HL Deb 24 February 1896 vol 37 cc897-900

"1. Every person charged with an offence, and the wife or husband, as the case may be, of the person so charged, shall be a competent witness whether the person so charged is charged solely or jointly with any other person. Provided as follows:—

  1. "(a.) A person so charged shall not he called as a witness in pursuance of this Act without his consent;
  2. "(b.) The wife or husband of the person charged shall not, save as in this Act mentioned, be called as a witness in pursuance of this Act without the consent of the person so charged;
  3. "(c.) A person charged and being a witness in pursuance of this Act shall not have the right to refuse to answer any question on the ground that it would tend to criminate him as to the offence charged;
  4. "(d.) A person called as a witness in pursuance of this Act shall not be asked, and if asked shall not be required to answer, any question tending to show that any person charged has committed or been convicted of 898 any offence other than that wherewith he is then charged, or is of bad character, unless—
    1. "(i) the proof that he has committed or been convicted of such other offence is admissible evidence to show that he is guilty of the offence wherewith he is then charged; or
    2. "(ii) the person charged has asked questions of the witnesses for the prosecution with a view to establish his good character, or called witnesses to his good character, or otherwise has given evidence of good character."


said, the Bill proposed to make, what most people who had been concerned in the administration of the criminal law had long thought a very desirable improvement. But he had great doubt whether, when once a witness was admitted to give evidence on oath, it was possible, by the artificial restraints which this Bill sought to impose, to protect that witness from the ordinary tests as to credit. He did not, however, desire on this occasion to press to its full extent that view on their Lordships; but he wished to put one case which, he thought, unless the clause were amended, might lead to grievous injustice. The clause provided that a person charged with a criminal offence might be called as a witness, but was not, when called, to be required to answer any questions tending to show that he had committed any other crime than that for which he was then on his trial. He would put this case—he might put many others, but he thought this was a strong illustration. Two men were charged with the same offence, and tried at the same time, and one of them elected to go into the witness-box, as he might elect under this Bill if it became law. Not only did he give evidence to exculpate himself, but also to the effect that it was his co-defendant in the dock who had committed the offence. It seemed to him monstrous that that witness should be allowed to go before a jury as a witness of credit without any cross-examination. He would have preferred to meet the difficulty, and he thought it would be the better way to meet it, by leaving it to the discretion of the Judge to allow cross-examination where justice seemed to require it. He thought the discretion of the Court might be trusted to decide where it would be proper to allow cross-examination and where not. His noble Friend on the Woolsack thought that would be too great a power with which to invest the Court, and, although he was not satisfied with the concession his noble and learned Friend had made, he must be content with what he could get. He therefore proposed to meet the difficulty by adding a further proviso to the effect that a person called as a witness in pursuance of the Bill should not be asked any question tending to show that any person charged had committed any offence other than that wherewith he was charged, "unless the person charged and called as a witness has given evidence against any other person charged with the same offence." He understood his noble and learned Friend was willing to accept that Amendment, and he accordingly moved it.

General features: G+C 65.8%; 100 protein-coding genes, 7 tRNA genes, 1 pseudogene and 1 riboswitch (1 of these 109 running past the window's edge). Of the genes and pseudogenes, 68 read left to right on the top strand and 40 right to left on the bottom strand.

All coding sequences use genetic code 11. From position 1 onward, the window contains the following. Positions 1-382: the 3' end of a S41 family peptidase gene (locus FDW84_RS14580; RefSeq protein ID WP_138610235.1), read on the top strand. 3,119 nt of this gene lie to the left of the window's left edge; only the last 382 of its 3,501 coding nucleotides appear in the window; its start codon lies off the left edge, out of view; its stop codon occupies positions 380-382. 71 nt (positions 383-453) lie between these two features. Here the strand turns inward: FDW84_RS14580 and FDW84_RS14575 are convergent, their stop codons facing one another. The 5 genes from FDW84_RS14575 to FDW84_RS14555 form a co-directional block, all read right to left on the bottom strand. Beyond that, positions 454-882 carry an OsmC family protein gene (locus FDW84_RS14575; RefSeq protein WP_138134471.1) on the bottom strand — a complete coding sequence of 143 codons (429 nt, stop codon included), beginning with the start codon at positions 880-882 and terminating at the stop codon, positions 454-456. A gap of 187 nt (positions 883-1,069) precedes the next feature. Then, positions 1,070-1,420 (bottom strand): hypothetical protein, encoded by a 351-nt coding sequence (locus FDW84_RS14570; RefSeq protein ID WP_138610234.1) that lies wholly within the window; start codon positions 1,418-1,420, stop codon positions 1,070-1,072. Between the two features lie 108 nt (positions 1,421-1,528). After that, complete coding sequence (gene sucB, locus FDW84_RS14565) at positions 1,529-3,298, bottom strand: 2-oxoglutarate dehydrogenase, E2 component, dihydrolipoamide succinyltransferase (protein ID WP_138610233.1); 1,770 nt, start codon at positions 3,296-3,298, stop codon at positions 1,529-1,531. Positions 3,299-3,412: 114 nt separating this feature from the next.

thought the Lord Chief Justice had very justly pointed out some difficulties which might arise, and which he thought the Amendment removed. He was, however, unable to concur in the views of his noble Friend as to the general proposition. In the first place, he believed that if it were allowable to cross-examine generally a prisoner who was called on his own behalf as to his previous career, no man would ever be found guilty on the facts and evidence, but on his own character. That, he thought, would be very unjust and most undesirable. He did not think the difficulty would be removed by investing the Judge at the trial with jurisdiction to determine whether that sort of question should be put or not. Great as his respect for Judges was, he would not leave that discretion to any learned Judge. The laws of evidence ought, in his opinion, to be fixed and certain, and not left to the discretion of any Judge. The policy of the law was to leave as little as possible to the discretion of the Judge when dealing with strict law. It was true enough that in the particular case he had given his noble and learned Friend had made out a case for some amendment, and to that extent he was willing to admit amendment. He thought it was not undesirable that a person who sought to incriminate his fellow-prisoner should be open to the ordinary tests as to credit.

Amendment agreed to.

Clause I, as amended, agreed to; remaining clauses agreed to without amendment; Standing Committee negatived: The report of Amendment to be received To-morrow; and Bill to be printed as amended.—[No. 12.]